Nelson Mandela: ‘N Stem vir al Suid-Afrika*
by 8 Degrees of Latitude
I didn’t spend very long in South Africa and never lived there. At the time, now more than 40 years ago, I was resident on the other side of the Limpopo River in the then rebel colony of Rhodesia, another ratty faux-jewel in the tatty imperial crown.
Neither did I meet Nelson Mandela. When I was in South Africa in 1969 he had been in jail for seven years. That had become eight years when I was again there in late 1970. He was really only just beginning the long stretch that would eventually see him incarcerated for 27 of his 95 years of life.
It was an abomination then. It remains so to this day. And while it is true that setting bombs is irretrievably a terrorist act, and that it is not possible to have any truck with terrorists, it is also sensible to examine the circumstances that created that terrorism.
It is wrong to kill people, especially innocent people by means of cowardly terrorism. But it is equally wrong to create, or acquiesce in the creation of, conditions that considered appraisal, to say nothing of common sense, would show might spark a desperate terroristic response.
This was always the view of Helen Suzman, the courageous Progressive Party MP for Hillbrow in Johannesburg that was arguably the most liberal constituency in the then effectively whites-only South African parliament. Suzman was also an inspiration to many. And she was right. Unless you have a racist cast to your mind, you cannot deny rights to others that you demand for yourself, and you cannot argue with demography.
This was the view too of many liberal Afrikaners I met (and was impressed by) over that time. The words liberal and Afrikaner are not mutually exclusive. It is sad, though perhaps it was politically and socially unavoidable, that in the fractious years to follow, liberal Afrikaner voices were not heard to full effect beyond the Republic’s borders.
No doubt had I instead been party to conversations on farms deeply remote in the veldt of middle South Africa, or attended a brai (barbecue) in Bloemfontein, I would have heard a different nuance. The urban Afrikaners I met – and with whom I most certainly connected – would perhaps have felt as misplaced as I in Eugene Terre’Blanche territory.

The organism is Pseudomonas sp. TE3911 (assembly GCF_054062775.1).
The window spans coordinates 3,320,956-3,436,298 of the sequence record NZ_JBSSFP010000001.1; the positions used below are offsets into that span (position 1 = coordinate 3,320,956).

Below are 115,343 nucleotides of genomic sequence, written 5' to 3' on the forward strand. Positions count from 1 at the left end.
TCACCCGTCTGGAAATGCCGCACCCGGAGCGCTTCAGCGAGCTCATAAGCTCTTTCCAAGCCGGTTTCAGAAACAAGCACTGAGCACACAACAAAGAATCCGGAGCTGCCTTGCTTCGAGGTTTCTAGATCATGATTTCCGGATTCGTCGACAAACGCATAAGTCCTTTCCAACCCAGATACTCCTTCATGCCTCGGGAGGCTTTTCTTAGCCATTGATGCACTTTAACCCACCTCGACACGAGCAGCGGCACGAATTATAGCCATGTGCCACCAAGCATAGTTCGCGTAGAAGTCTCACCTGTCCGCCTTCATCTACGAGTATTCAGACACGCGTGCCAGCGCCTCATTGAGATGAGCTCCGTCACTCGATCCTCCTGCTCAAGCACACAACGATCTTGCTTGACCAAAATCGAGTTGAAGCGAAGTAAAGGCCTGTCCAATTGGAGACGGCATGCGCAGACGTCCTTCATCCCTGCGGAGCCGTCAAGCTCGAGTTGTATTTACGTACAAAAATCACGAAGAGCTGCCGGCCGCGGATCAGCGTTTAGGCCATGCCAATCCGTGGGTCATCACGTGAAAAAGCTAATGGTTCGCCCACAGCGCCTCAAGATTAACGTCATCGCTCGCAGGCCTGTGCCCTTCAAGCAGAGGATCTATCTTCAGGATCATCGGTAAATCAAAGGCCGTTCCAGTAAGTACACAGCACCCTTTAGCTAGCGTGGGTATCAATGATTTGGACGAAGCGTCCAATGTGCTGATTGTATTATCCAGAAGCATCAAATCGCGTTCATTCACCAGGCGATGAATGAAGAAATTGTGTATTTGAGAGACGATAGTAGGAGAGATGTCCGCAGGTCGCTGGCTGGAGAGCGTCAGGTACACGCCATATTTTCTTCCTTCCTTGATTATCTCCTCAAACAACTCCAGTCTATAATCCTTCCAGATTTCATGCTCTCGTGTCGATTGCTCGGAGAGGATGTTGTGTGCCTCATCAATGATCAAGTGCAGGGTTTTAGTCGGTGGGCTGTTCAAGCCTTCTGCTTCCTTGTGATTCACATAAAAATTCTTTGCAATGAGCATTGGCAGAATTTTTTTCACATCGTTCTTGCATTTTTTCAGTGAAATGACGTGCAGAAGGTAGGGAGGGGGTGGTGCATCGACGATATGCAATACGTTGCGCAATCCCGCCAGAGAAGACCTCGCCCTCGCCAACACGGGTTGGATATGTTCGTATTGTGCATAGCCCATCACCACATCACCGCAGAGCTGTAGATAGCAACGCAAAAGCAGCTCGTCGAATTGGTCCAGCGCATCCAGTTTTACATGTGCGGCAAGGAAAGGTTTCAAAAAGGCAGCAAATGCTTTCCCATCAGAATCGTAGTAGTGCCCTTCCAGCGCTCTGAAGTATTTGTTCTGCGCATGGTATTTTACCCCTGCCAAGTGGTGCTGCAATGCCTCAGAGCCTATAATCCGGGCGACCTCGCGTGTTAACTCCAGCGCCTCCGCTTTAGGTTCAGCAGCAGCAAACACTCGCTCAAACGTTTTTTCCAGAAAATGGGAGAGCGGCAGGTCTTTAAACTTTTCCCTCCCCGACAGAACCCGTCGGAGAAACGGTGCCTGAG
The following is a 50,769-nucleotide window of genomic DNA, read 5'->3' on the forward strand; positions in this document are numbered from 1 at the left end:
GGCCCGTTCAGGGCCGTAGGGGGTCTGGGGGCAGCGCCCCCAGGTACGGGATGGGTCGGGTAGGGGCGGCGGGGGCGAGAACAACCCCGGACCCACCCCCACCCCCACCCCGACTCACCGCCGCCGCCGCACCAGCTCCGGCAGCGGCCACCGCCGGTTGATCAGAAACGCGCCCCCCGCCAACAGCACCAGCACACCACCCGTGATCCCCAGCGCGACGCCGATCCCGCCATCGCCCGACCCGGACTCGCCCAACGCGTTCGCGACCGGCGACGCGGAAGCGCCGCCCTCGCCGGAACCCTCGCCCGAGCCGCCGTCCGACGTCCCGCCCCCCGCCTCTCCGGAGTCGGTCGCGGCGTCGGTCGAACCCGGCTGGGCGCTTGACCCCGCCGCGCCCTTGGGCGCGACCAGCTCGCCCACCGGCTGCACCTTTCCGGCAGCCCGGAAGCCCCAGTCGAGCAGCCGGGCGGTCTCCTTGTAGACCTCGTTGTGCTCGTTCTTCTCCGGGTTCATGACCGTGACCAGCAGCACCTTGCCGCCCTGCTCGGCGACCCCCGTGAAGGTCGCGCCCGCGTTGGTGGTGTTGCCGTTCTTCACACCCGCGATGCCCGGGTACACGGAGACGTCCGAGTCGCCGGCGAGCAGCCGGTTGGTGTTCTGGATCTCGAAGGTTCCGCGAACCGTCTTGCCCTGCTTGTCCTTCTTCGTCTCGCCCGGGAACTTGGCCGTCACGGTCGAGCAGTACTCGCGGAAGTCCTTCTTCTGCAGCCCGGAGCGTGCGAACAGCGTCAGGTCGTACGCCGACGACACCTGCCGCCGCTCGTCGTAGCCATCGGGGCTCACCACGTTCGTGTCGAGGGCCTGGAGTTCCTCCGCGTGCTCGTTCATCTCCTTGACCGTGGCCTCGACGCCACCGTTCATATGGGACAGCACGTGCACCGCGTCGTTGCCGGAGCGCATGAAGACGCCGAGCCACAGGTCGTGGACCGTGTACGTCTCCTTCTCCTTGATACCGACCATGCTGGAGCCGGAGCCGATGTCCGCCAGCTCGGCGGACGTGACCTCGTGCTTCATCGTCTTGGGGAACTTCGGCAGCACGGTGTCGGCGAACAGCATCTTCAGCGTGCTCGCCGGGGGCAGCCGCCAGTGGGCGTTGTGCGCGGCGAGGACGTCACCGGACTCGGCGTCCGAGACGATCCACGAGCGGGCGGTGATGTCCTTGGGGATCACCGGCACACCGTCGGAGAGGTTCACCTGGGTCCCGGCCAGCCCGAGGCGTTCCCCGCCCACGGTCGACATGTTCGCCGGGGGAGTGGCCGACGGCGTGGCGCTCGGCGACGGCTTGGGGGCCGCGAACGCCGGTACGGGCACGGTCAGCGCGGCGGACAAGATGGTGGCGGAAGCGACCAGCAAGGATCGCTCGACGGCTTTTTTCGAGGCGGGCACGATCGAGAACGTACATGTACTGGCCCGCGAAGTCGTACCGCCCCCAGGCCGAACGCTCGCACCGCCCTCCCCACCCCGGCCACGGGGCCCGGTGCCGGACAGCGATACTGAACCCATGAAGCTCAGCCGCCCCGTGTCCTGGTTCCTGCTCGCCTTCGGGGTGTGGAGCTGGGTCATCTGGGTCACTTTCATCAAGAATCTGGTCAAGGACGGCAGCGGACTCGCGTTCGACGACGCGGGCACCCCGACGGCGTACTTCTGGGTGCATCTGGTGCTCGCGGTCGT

It is irredeemably sad that the 20 years between my leaving southern Africa and the long overdue delight of Nelson Mandela’s eventual release from prison in 1990, were years in which the situation sharply polarized. It certainly got worse before it got better.
Yet what Mandela was able to do by moral force – first from his cell on bleak Robben Island and later from the summit of power as South Africa’s first black president – was an inspiration. It inspired not only me (someone who was in no way an active part of South Africa’s internal debate) but those, some of them still known to me, who stayed in their country and argued for justice and human rights.
Among them were many who if they saw you in the morning would say “goeie dag” and if at the end of the day “goeie nag” and not “good day” and “good night”. Unlike many English-speaking South Africans who had British passports or access to one in a funk, they had nowhere else to go. They had to take it on trust. They had to listen to their instincts and their conscience.
They are not heroes in the Mandela sense. No one is. But they were courageous and far-seeing people, willing to make essential life-changing compromises and who, like Mandela, no one should ever forget. Ek salueer julle!
*A Voice for All South Africa